Most people would agree that spring is for lovers, so is any other time for that matter, because people can fall in love any time, any place and anywhere (to quote the famous Martini advert), and it can happen under the most peculiar of circumstances. I first spoke to my husband when I was waiting for him to finish with the ironing board. My daughter met her future husband in a shared college kitchen where she was astonished to see him defrosting frozen mashed potato. She even wrote home about it.  It took three years before they got together. My in-laws met on top of a bus, so must have made arrangements to meet again very quickly,  and my parents met in the pouring rain outside a cinema. My father proposed half an hour later and mom only took a few weeks to say ‘yes’.


We fall in love in English. That seems to imply  that we have no control, that we can’t help it? Is it possible to avoid falling in love with someone if we really try? . Do other languages have the same concept I wonder?

2000 years ago in Greece they had three  different words for the one we have in English. One referred to sexual love, one to friendship and one for simple “like”.

We do of course have lots of other words  – we can be fond of someone, we can care for someone, we can be attracted to someone, and we can be devoted to someone – or something – not just a person . ‘I love gardening – or trains, or sailing or whatever.  The word “love” can refer to lust , but it can also be used to describe a longing for something; a yearning.

What do you call the person you love? Your lover of course, but that implies a sexual relationship and you wouldn’t use it to introduce him or her to someone. You can call someone your boyfriend/girlfriend, partner, or sweetheart. ‘The other half’ was once a popular, tongue in cheek, way of describing a spouse or lover, but it seems to have fallen out of fashion, and “She who must be obeyed” was made popular by a TV series in the UK.

When you are alone together, you might call each other ‘darling’, ‘dear’, ‘honey’ or ‘sweetie’, and lots of people have pet names for each other, they might be your angel, schnookums, cutie pie, or your snuggle bunny. My brother-in –law calls his wife Blodwyn, which means ‘blessed flowers’ when he wants to be especially endearing – he is Welsh.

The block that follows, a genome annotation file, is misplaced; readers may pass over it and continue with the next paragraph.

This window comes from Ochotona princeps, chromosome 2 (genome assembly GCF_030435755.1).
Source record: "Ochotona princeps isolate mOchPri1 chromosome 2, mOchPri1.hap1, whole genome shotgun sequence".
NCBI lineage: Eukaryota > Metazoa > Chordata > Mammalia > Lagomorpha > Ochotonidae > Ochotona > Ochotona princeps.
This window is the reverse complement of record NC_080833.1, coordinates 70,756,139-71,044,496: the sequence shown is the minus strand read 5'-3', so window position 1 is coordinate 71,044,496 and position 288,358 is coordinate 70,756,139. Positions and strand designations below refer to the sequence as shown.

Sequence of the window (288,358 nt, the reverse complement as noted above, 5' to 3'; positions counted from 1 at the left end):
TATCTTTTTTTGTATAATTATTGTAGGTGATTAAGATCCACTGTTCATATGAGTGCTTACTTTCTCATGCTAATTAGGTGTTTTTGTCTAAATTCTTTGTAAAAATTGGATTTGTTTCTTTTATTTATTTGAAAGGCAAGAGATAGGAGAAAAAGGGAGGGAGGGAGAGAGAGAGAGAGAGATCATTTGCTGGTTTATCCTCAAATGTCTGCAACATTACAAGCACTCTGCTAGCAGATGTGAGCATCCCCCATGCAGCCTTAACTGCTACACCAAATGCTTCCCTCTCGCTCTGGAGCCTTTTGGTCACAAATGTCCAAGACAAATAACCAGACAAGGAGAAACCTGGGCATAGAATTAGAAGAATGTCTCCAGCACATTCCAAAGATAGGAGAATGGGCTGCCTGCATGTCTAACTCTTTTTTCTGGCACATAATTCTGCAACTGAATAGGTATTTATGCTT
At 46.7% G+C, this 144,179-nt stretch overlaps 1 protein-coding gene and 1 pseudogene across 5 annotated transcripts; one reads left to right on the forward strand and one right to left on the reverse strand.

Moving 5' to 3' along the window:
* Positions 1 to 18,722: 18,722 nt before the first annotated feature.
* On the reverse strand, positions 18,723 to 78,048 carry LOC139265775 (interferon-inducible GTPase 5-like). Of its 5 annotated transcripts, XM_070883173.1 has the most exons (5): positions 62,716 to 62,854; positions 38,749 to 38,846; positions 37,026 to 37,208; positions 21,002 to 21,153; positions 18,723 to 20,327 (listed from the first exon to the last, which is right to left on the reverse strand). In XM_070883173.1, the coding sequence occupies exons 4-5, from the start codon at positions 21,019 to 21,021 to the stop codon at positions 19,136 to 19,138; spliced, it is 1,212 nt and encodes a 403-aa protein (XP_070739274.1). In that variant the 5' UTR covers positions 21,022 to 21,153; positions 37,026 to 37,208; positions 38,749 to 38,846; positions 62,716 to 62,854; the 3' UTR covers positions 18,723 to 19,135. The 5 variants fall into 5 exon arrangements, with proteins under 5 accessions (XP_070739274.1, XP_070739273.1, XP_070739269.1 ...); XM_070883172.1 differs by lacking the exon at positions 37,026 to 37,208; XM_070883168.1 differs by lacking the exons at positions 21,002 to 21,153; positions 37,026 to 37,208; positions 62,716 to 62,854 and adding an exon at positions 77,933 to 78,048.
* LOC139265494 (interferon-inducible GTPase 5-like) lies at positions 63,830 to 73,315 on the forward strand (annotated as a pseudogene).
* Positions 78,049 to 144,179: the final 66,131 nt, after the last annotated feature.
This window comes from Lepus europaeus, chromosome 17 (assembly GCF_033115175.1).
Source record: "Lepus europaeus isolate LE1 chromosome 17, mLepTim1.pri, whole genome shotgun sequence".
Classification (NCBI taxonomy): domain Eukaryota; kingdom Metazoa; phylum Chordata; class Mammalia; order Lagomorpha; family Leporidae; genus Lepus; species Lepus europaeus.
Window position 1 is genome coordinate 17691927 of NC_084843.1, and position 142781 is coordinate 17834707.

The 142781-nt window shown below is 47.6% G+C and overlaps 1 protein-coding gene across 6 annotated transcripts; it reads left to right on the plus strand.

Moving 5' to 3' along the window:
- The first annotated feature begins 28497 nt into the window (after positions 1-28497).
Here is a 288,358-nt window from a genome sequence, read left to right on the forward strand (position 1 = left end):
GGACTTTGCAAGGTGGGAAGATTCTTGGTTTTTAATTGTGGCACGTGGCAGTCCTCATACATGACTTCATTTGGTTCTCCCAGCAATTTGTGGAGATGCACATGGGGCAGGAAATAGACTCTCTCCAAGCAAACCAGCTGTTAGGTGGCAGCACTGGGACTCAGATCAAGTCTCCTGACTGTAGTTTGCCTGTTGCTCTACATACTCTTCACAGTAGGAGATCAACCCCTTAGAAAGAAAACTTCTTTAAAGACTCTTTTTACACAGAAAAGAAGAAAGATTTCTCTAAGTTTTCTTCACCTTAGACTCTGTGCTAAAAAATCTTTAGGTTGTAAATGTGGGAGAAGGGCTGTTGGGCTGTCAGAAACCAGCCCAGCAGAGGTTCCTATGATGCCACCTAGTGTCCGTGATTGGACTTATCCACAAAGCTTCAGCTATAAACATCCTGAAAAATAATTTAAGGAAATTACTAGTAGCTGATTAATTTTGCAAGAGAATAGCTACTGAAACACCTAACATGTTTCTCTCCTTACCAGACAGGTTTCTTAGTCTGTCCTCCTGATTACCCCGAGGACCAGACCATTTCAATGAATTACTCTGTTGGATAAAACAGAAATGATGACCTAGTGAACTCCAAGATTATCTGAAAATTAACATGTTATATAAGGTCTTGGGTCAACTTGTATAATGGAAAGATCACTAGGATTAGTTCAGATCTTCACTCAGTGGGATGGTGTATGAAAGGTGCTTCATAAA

Love doesn’t always mean a permanent relationship. How do you describe a love affair? Is it just a relationship?  Well, you can have a relationship with your mother. And what about the word affair? An “affair” is usually only used when at least one partner is married to someone else. An intrigue or a fling would be another way of describing such a relationship, along with an ‘affair of the heart’, which is a rather old fashioned phrase, sometimes used in historical romance novels. It usually refers to an inappropriate relationship, perhaps between a lady of high birth and someone rather further down the social scale. A rather disapproving way of talking about one person in such a relationship is to describe them as “his / her bit on the side” or more kindly “the other man / woman”.

The person you love might be described as lovely, pretty, beautiful. But how about bewitching, enchanting, or charming? These last three have a sort of magical connotation. And if you are in love you might be described as besotted, or consumed, which brings us back to the idea that we have no control, it’s not our fault. Perhaps this lack of control explains some of the rather odd pairs one comes across. After all why should that nice gentlemen have married such a crosspatch, or that pretty young girl fallen for the ugly hulk of a man walking alongside her?

And what happens if the relationship isn’t working out. How do you feel? – broken-hearted, love sick, betrayed, jilted, spurned, pining, moping or ill starred like Romeo and Juliet? And if you love someone who doesn’t share your feelings of affection, we call that unrequited love.

So what words or phrases do you know associated with love?




Readability Scores
Flesch-Kincaid Reading Ease 70.5
Flesch-Kincaid Grade Level 7.7
Gunning-Fog Score 9.9
Coleman-Liau Index 9.4
SMOG Index 6.8
Automated Readability Index 7.5
Average Grade Level 8.3
Text Statistics
Word Count 729
Sentence Count 42
Characters per Word 4.3
Syllables per Word 1.4
Words per Sentence 17.4